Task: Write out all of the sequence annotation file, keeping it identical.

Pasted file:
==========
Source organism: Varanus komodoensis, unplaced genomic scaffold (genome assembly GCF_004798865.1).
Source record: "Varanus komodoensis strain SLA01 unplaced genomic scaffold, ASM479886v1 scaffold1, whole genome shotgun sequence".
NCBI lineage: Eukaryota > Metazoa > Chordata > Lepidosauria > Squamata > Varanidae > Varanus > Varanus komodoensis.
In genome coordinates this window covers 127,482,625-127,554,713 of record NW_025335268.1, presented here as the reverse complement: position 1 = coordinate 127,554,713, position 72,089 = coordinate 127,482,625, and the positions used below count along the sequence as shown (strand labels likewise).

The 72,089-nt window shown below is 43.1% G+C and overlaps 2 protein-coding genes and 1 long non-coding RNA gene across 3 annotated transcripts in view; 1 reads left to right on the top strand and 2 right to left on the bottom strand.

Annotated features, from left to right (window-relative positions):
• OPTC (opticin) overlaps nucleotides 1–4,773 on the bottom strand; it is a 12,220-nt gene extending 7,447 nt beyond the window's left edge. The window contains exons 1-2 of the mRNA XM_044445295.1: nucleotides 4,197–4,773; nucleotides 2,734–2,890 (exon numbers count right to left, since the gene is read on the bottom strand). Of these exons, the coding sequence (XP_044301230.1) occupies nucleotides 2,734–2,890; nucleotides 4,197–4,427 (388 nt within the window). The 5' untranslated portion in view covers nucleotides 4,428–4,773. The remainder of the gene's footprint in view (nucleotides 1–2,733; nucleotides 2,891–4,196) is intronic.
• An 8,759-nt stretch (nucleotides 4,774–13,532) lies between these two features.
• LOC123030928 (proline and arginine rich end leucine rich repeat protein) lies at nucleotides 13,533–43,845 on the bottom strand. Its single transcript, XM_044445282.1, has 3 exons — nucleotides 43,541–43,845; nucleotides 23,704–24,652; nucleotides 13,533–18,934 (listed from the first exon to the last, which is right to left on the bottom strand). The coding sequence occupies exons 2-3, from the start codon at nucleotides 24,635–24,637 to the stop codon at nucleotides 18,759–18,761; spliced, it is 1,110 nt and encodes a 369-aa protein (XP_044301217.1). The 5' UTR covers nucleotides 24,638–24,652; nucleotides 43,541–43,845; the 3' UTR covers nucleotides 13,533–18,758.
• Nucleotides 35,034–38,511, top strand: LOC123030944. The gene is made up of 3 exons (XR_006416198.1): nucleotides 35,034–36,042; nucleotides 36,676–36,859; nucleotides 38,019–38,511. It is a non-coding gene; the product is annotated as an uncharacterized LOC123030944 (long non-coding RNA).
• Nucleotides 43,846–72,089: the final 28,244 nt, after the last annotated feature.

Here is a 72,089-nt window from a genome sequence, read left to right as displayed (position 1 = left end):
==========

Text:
Source organism: Varanus komodoensis, unplaced genomic scaffold (genome assembly GCF_004798865.1).
Source record: "Varanus komodoensis strain SLA01 unplaced genomic scaffold, ASM479886v1 scaffold1, whole genome shotgun sequence".
NCBI lineage: Eukaryota > Metazoa > Chordata > Lepidosauria > Squamata > Varanidae > Varanus > Varanus komodoensis.
In genome coordinates this window covers 127,482,625-127,554,713 of record NW_025335268.1, presented here as the reverse complement: position 1 = coordinate 127,554,713, position 72,089 = coordinate 127,482,625, and the positions used below count along the sequence as shown (strand labels likewise).

The 72,089-nt window shown below is 43.1% G+C and overlaps 2 protein-coding genes and 1 long non-coding RNA gene across 3 annotated transcripts in view; 1 reads left to right on the top strand and 2 right to left on the bottom strand.

Annotated features, from left to right (window-relative positions):
• OPTC (opticin) overlaps nucleotides 1–4,773 on the bottom strand; it is a 12,220-nt gene extending 7,447 nt beyond the window's left edge. The window contains exons 1-2 of the mRNA XM_044445295.1: nucleotides 4,197–4,773; nucleotides 2,734–2,890 (exon numbers count right to left, since the gene is read on the bottom strand). Of these exons, the coding sequence (XP_044301230.1) occupies nucleotides 2,734–2,890; nucleotides 4,197–4,427 (388 nt within the window). The 5' untranslated portion in view covers nucleotides 4,428–4,773. The remainder of the gene's footprint in view (nucleotides 1–2,733; nucleotides 2,891–4,196) is intronic.
• An 8,759-nt stretch (nucleotides 4,774–13,532) lies between these two features.
• LOC123030928 (proline and arginine rich end leucine rich repeat protein) lies at nucleotides 13,533–43,845 on the bottom strand. Its single transcript, XM_044445282.1, has 3 exons — nucleotides 43,541–43,845; nucleotides 23,704–24,652; nucleotides 13,533–18,934 (listed from the first exon to the last, which is right to left on the bottom strand). The coding sequence occupies exons 2-3, from the start codon at nucleotides 24,635–24,637 to the stop codon at nucleotides 18,759–18,761; spliced, it is 1,110 nt and encodes a 369-aa protein (XP_044301217.1). The 5' UTR covers nucleotides 24,638–24,652; nucleotides 43,541–43,845; the 3' UTR covers nucleotides 13,533–18,758.
• Nucleotides 35,034–38,511, top strand: LOC123030944. The gene is made up of 3 exons (XR_006416198.1): nucleotides 35,034–36,042; nucleotides 36,676–36,859; nucleotides 38,019–38,511. It is a non-coding gene; the product is annotated as an uncharacterized LOC123030944 (long non-coding RNA).
• Nucleotides 43,846–72,089: the final 28,244 nt, after the last annotated feature.

Here is a 72,089-nt window from a genome sequence, read left to right as displayed (position 1 = left end):